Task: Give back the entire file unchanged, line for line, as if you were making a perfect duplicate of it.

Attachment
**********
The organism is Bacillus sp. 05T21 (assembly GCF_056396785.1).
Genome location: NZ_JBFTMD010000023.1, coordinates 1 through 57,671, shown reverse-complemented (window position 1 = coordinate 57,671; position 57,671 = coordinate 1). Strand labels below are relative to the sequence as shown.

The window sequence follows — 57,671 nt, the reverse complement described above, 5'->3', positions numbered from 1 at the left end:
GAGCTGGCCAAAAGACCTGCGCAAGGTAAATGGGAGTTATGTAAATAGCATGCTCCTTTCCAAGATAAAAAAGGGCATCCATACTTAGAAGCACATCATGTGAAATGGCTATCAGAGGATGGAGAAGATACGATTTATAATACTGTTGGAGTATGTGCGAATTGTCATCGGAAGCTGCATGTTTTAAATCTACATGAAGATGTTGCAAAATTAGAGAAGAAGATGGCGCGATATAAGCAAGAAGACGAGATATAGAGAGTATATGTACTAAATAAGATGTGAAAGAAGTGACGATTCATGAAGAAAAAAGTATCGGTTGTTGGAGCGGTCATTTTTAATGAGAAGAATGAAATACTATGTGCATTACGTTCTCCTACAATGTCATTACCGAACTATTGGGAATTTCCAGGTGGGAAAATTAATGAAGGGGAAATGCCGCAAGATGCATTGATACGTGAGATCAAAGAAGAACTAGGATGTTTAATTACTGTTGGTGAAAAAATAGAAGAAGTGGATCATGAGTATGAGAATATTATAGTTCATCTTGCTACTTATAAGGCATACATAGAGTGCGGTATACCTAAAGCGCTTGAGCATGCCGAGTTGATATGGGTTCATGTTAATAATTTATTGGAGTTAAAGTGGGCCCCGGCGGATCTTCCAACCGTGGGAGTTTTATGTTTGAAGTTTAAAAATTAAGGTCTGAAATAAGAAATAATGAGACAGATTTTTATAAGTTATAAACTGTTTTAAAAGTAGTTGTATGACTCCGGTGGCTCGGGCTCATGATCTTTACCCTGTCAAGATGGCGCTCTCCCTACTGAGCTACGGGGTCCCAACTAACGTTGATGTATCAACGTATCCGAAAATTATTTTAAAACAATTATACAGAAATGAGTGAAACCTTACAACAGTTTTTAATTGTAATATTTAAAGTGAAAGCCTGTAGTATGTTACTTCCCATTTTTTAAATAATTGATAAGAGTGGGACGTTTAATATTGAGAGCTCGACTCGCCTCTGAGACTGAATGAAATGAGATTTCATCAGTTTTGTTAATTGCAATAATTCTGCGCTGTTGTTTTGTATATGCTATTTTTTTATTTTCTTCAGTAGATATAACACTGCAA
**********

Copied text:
The organism is Bacillus sp. 05T21 (assembly GCF_056396785.1).
Genome location: NZ_JBFTMD010000023.1, coordinates 1 through 57,671, shown reverse-complemented (window position 1 = coordinate 57,671; position 57,671 = coordinate 1). Strand labels below are relative to the sequence as shown.

The window sequence follows — 57,671 nt, the reverse complement described above, 5'->3', positions numbered from 1 at the left end:
GAGCTGGCCAAAAGACCTGCGCAAGGTAAATGGGAGTTATGTAAATAGCATGCTCCTTTCCAAGATAAAAAAGGGCATCCATACTTAGAAGCACATCATGTGAAATGGCTATCAGAGGATGGAGAAGATACGATTTATAATACTGTTGGAGTATGTGCGAATTGTCATCGGAAGCTGCATGTTTTAAATCTACATGAAGATGTTGCAAAATTAGAGAAGAAGATGGCGCGATATAAGCAAGAAGACGAGATATAGAGAGTATATGTACTAAATAAGATGTGAAAGAAGTGACGATTCATGAAGAAAAAAGTATCGGTTGTTGGAGCGGTCATTTTTAATGAGAAGAATGAAATACTATGTGCATTACGTTCTCCTACAATGTCATTACCGAACTATTGGGAATTTCCAGGTGGGAAAATTAATGAAGGGGAAATGCCGCAAGATGCATTGATACGTGAGATCAAAGAAGAACTAGGATGTTTAATTACTGTTGGTGAAAAAATAGAAGAAGTGGATCATGAGTATGAGAATATTATAGTTCATCTTGCTACTTATAAGGCATACATAGAGTGCGGTATACCTAAAGCGCTTGAGCATGCCGAGTTGATATGGGTTCATGTTAATAATTTATTGGAGTTAAAGTGGGCCCCGGCGGATCTTCCAACCGTGGGAGTTTTATGTTTGAAGTTTAAAAATTAAGGTCTGAAATAAGAAATAATGAGACAGATTTTTATAAGTTATAAACTGTTTTAAAAGTAGTTGTATGACTCCGGTGGCTCGGGCTCATGATCTTTACCCTGTCAAGATGGCGCTCTCCCTACTGAGCTACGGGGTCCCAACTAACGTTGATGTATCAACGTATCCGAAAATTATTTTAAAACAATTATACAGAAATGAGTGAAACCTTACAACAGTTTTTAATTGTAATATTTAAAGTGAAAGCCTGTAGTATGTTACTTCCCATTTTTTAAATAATTGATAAGAGTGGGACGTTTAATATTGAGAGCTCGACTCGCCTCTGAGACTGAATGAAATGAGATTTCATCAGTTTTGTTAATTGCAATAATTCTGCGCTGTTGTTTTGTATATGCTATTTTTTTATTTTCTTCAGTAGATATAACACTGCAA